Thylacine

From Appropedia
Jump to navigation Jump to search

The thylacine (Thylacinus cynocephalus) is a marsupial declared to be now extinct. It is popularly known as the Tasmanian tiger because of the distinctive stripes across its back and because its final refuge was Australia’s island state, Tasmania.[1]

Thousands of years ago, the range of the thylacine included the mainland of Australia, and rock paintings and specimens have been found on mainland of Australia.

The thylacine had cohabited the island of Tasmania with the indigenous people for fifty thousand years. With British occupation dating from 1803 came sheep, and farmers complained, whether right or wrong, that thylacines were killing their sheep. The government of Tasmania put a bounty on the thylacine to encourage the extermination of the species.[2]

The bounty along with the capture and export of thylacines for European and American museums reduced numbers dramatically over several decades. Bounties peaked in 1900 at 153 and dropped to just 2 in 1910, and none thereafter.[2][3]

In a classic example of the postcautionary principle, on 10 July 1936 the thylacine was declared a protected species, and on 7 September 1936 the last thylacine in captivity died at the Beaumaris Zoo in Hobart; the Tasmanian government subsequently declared on 4 April 1937 that no further zoo permits would be issued for the capture of thylacines.[2][4]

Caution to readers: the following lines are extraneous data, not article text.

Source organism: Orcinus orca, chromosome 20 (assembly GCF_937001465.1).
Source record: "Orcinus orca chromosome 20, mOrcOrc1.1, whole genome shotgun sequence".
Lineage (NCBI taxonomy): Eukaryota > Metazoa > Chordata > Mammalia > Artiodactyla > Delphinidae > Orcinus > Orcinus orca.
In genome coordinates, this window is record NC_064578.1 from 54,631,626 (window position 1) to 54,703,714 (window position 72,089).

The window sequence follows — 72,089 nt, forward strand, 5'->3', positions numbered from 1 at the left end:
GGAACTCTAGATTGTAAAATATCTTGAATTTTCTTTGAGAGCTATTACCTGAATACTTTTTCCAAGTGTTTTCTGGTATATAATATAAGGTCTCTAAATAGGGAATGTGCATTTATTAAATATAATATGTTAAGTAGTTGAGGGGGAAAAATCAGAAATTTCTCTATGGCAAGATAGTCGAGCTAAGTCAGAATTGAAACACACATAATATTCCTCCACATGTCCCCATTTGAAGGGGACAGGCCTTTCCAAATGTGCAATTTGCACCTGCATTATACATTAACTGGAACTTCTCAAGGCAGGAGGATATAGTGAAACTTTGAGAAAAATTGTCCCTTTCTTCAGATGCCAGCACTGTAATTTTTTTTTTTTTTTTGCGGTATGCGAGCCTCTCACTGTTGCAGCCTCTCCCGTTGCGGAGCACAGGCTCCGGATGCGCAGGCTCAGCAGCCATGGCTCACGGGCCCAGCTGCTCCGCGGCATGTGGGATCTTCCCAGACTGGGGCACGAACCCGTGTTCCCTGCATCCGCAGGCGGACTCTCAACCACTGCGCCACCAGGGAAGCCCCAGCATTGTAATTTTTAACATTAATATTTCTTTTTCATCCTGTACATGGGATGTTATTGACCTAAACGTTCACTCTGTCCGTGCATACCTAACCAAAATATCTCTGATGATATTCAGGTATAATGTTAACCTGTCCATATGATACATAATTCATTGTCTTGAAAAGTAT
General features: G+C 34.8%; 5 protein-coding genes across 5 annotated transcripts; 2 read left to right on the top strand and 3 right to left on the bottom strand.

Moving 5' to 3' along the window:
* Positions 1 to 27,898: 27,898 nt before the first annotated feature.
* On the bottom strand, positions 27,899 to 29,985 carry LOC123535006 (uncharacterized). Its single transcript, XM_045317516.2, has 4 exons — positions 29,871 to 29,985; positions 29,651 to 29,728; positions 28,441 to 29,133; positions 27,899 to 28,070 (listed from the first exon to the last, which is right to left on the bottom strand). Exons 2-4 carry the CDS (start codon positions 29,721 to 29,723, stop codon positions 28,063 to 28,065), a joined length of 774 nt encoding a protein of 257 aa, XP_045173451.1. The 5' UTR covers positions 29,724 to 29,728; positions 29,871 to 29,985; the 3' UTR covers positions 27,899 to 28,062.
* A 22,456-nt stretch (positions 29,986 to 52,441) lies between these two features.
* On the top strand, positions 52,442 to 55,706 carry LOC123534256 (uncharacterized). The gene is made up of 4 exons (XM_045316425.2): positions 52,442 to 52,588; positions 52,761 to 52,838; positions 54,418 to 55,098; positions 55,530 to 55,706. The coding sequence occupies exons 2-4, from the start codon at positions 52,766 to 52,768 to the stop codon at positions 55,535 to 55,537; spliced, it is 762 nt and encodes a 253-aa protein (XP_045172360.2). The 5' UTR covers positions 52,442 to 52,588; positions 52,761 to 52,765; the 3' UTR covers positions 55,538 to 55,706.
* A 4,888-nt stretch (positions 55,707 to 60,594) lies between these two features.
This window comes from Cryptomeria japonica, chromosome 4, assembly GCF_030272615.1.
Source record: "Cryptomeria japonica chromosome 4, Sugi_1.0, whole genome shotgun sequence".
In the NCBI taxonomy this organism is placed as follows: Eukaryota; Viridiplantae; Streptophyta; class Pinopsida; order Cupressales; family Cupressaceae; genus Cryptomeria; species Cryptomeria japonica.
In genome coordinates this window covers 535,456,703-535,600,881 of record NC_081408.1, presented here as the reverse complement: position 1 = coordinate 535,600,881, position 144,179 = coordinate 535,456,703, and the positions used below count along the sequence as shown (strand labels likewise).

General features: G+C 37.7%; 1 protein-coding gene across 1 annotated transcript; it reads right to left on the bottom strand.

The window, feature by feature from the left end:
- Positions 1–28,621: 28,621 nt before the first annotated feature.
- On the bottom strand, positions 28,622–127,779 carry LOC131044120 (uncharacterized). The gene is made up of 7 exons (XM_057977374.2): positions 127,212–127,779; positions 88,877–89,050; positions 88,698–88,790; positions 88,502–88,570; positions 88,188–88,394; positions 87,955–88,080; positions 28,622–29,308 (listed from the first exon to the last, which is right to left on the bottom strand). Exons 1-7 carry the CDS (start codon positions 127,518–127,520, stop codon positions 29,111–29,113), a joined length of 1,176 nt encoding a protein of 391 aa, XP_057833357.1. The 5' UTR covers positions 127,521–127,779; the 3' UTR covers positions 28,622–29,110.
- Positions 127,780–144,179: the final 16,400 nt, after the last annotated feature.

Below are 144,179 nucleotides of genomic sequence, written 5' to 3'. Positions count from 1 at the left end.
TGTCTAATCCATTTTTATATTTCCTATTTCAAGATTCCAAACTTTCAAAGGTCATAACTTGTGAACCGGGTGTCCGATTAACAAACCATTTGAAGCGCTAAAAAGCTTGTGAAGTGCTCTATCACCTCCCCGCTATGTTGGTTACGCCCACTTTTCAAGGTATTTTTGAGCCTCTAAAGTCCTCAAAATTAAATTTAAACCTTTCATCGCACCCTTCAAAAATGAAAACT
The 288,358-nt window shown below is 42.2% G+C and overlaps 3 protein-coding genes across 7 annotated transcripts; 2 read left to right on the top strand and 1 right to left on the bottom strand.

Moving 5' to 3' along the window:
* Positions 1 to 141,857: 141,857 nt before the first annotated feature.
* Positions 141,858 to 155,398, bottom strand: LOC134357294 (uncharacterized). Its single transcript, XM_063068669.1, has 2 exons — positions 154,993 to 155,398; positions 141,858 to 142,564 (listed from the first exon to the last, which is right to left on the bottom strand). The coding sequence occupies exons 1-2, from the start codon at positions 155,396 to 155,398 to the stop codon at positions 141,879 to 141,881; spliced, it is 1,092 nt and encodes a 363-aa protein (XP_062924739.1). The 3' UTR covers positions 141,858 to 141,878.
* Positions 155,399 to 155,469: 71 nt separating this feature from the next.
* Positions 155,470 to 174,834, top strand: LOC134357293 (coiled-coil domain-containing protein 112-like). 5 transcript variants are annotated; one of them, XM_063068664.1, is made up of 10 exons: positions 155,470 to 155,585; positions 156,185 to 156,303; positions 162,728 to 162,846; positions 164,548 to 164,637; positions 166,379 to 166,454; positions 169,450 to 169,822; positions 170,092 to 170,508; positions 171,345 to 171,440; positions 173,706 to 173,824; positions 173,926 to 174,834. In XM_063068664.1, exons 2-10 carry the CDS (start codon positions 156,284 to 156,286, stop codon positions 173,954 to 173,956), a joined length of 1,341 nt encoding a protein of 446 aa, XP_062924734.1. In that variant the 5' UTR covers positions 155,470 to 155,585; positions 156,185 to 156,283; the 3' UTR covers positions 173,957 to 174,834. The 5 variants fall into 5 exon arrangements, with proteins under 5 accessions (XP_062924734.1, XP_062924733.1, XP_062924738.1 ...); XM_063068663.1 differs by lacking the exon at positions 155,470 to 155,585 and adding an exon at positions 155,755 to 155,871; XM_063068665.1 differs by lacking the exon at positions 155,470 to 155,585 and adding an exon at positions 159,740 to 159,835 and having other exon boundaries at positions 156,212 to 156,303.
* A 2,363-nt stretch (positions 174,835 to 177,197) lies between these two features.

Extensive searches have been mounted in Tasmania for the thylacine without success. There continue to be reports of sightings of thylacines in Tasmania and even in southern Australia but all are unsubstantiated and without physical or photographic evidence, or even scats.[5]

See also[edit | edit source]

External links[edit | edit source]

Notes and references[edit | edit source]

  1. Guiler, Eric. (1985). Thylacine: The Tragedy of the Tasmanian Tiger. Melbourne: Oxford University Press.
  2. 2.0 2.1 2.2 Paull, John (2011) "Environmental Management in Tasmania: Better off Dead?", In Island Futures: Conservation and Development Across the Asia-Pacific Region, Godfrey Baldacchino & Daniel Niles (Eds), Global Environment Series, Tokyo: Springer, Chapter 12: 153-168.
  3. Guiler, Eric. (1985). Thylacine: The Tragedy of the Tasmanian Tiger. Melbourne: Oxford University Press.
  4. Guiler, Eric. (1985). Thylacine: The Tragedy of the Tasmanian Tiger. Melbourne: Oxford University Press.
  5. Guiler, Eric & Godard, Philippe (1938). Tasmanian Tiger: A lesson to be learnt. Perth: Abrolhos Publishing.